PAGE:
The tooling assembly further comprises a first ring 110 having an inner diameter slightly larger than the outer diameter of the container body 12, the first ring surrounding the container body to provide support to the container body in the radially outward direction. The first ring 110 is axially movable relative to the container body and is urged by a diagrammatically illustrated spring 112 in the axially upward direction. The tooling assembly also includes a second ring 114 that is slightly larger in inner diameter than the first ring 110 and larger in inner diameter than the outer diameter of the second portion 104 of the tool 100. The second ring 114 surrounds the container body and is disposed between the third portion 108 of the tool 100 and the first ring 110. A diagrammatically illustrated spring 116 urges the second ring 114 away from the tool 100 in the axially downward direction toward the first ring 110. As the lid shaping and inserting process begins, the lid blank is placed atop the container body and the first ring 110 and then the tool 100 and second ring 114 are moved as a unit to capture an outer edge of the lid blank B between the two rings 110, 114.

As illustrated in FIG. 8A, as the tool 100 is further axially advanced downward into the container body, the lid blank B is shaped to conform to the container body so as to form the skirt 20 of the lid. A cylindrical mandrel 120 having a vacuum passage 122 therethrough is disposed in the container body with its end face at an appropriate axial position with respect to the top edge of the container body so as to delimit the movement of the lid into the container body. Thus, the tool 100 pushes the lid blank down until it contacts the end face of the mandrel 120 and vacuum is exerted through the vacuum passage 122 to hold the lid in place when the tool 100 is subsequently withdrawn. As the tool 100 moves down toward the mandrel 120, the outer peripheral portion of the lid blank is still retained between the rings 110, 114, although the clamping force is sufficiently small to allow the blank to slide relative to the rings so that the lid can be shaped into the container without substantially stretching. Eventually, the shoulder 106 of the tool 100 abuts the blank atop the top edge of the container body, at which point the rings 110, 114 have moved to the position shown in FIG. 8B so that the outer edge portion of the lid blank wraps up over the top edge of the container body and onto the outer surface of the body for a short distance.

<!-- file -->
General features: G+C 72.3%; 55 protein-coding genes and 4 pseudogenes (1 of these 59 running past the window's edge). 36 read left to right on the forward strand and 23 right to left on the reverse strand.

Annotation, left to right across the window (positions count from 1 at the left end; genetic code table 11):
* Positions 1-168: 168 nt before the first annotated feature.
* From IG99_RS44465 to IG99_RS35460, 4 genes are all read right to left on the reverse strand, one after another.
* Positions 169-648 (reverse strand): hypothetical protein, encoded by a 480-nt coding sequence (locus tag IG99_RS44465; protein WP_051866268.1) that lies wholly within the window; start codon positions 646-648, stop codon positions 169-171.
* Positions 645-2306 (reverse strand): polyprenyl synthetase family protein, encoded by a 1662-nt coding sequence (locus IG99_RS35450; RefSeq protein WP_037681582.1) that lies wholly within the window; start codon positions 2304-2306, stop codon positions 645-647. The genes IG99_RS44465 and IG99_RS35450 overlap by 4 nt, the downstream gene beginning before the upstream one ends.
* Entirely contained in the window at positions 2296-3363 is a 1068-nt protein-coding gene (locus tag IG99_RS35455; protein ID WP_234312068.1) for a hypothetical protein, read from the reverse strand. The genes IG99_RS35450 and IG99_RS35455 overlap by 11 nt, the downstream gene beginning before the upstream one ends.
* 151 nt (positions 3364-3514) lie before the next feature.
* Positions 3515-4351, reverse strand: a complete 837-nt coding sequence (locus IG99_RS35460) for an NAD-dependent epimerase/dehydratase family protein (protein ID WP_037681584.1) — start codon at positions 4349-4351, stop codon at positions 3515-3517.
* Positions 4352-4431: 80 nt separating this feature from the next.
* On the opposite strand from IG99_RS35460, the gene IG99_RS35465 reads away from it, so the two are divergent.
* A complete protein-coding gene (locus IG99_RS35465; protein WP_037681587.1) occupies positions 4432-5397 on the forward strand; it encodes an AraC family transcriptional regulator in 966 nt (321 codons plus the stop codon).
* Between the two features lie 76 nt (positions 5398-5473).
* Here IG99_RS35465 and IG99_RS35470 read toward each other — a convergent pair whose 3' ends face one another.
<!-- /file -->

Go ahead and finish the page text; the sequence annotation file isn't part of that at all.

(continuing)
The next step in the process is to heat-seal the skirt 20 to the inner surface of the container body. This can be accomplished by raising the temperature of the tool 100 to a sufficient temperature to cause the lower layer of the lid and the heat-seal material on the container body to soften and fuse together. Alternatively, the tool 100 can be withdrawn and another heat-seal tool (not shown) can then be inserted into the container and heated to heat-seal the skirt to the container body. The heat-seal tool can be somewhat larger in diameter than the shaping tool 100 so as to firmly urge the skirt against the container body to ensure good contact and sealing therebetween.